You might be able to think of at least one conversation right now that you’ve been putting off. Perhaps you believe that saying something will only make things worse. When it comes to family members, certain conversations can be difficult because they’re so fraught with emotion.
Consider this example. Your sister is in a marriage or romantic relationship you believe is unhealthy and controlling. When you have reason to be concerned about your sister’s well-being or safety, you might very well need to have a difficult conversation with her. Especially when you consider that your sister is likely to feel caught in the middle between you and her romantic relationship.
I feel very fortunate to have recently connected with Judy Ringer, conflict and communication skills trainer and coach, founder of Power & Presence Training and author of several books, including the recent and highly acclaimed, Turn Enemies Into Allies: The Art of Peace in the Workplace. According to Judy Ringer, when it comes to difficult conversations, you have more power than you think.
Below is a summary of Ms. Ringer’s checklist of action items for before and during your difficult conversations. And the good news is this valuable checklist can be used for difficult conversations whether with family members or at work.
Before the Conversation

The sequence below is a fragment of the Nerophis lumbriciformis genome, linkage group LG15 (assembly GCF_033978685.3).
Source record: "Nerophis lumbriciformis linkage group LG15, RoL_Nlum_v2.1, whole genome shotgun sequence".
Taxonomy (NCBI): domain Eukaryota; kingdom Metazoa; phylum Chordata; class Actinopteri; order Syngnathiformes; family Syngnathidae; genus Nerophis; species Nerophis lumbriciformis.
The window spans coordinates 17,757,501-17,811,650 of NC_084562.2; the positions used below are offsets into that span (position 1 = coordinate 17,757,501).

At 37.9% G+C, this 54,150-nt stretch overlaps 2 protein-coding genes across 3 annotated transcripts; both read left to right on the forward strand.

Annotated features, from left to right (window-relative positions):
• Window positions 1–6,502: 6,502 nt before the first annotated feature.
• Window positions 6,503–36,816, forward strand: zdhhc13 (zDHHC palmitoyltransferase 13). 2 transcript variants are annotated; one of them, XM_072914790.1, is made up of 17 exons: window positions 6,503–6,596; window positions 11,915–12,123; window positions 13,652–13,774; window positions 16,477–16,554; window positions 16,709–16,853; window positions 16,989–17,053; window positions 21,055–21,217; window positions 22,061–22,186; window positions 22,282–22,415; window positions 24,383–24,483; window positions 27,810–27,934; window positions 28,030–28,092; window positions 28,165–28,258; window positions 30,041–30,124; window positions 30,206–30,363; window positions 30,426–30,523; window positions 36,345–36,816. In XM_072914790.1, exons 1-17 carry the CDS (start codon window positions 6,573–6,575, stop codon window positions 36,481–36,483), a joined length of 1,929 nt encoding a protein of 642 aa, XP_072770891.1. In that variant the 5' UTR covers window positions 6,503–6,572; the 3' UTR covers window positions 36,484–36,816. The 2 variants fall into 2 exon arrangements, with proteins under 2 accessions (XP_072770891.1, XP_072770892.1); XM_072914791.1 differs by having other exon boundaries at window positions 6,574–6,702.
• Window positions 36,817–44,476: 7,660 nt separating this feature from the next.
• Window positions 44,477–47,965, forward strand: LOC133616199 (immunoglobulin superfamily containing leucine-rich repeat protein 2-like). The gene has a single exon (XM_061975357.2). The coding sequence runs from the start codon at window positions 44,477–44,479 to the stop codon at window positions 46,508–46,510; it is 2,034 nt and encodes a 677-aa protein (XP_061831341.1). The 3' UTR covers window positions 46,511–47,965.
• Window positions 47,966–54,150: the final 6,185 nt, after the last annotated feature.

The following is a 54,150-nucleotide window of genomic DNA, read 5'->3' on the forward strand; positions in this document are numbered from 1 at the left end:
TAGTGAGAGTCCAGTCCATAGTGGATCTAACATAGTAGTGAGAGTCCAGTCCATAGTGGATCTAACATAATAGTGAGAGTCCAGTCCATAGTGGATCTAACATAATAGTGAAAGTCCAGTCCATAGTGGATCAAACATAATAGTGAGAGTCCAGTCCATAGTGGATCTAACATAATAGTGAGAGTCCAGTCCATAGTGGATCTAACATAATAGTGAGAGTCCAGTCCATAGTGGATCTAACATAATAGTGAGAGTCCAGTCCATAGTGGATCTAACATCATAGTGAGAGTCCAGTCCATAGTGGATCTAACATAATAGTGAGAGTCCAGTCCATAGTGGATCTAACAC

- What is your purpose for having the conversation?
- What do you hope to accomplish? Be sure to enter the conversation with a supportive purpose and expect an optimal result.
- What assumptions are you making about this person’s intentions? Be cautious about making inaccurate assumptions.
- What “buttons” of yours are being pushed by the other person’s actions? Become aware of your own emotional triggers and take them out of the equation.
- Is the other person aware of a problem? If so, how might he or she view it?
- How might you have contributed to the problem?
During the Conversation
Become curious. Learn as much as possible about the other person’s point of view. What does he or she really want? What are they not saying? Let the other person talk until finished without interrupting, except to acknowledge.
Acknowledgment means showing that you’ve heard and understood. Explain back what you’ve heard. For example, “this sounds really important to you.”
After the other person is done speaking, clarify what you might see from his or her perspective that they’ve missed, without minimizing their point of view.
Ask the other person what he or she thinks might work as a solution. For example, you might clarify that a solution would need to satisfy what you each need or want. If the conversation becomes adversarial, go back to inquiry. Asking for the other’s point of view usually creates safety and encourages them to engage.
With the art of conversation, Judy Ringer says, like any art, the more you practice, the more you will acquire skill and ease.
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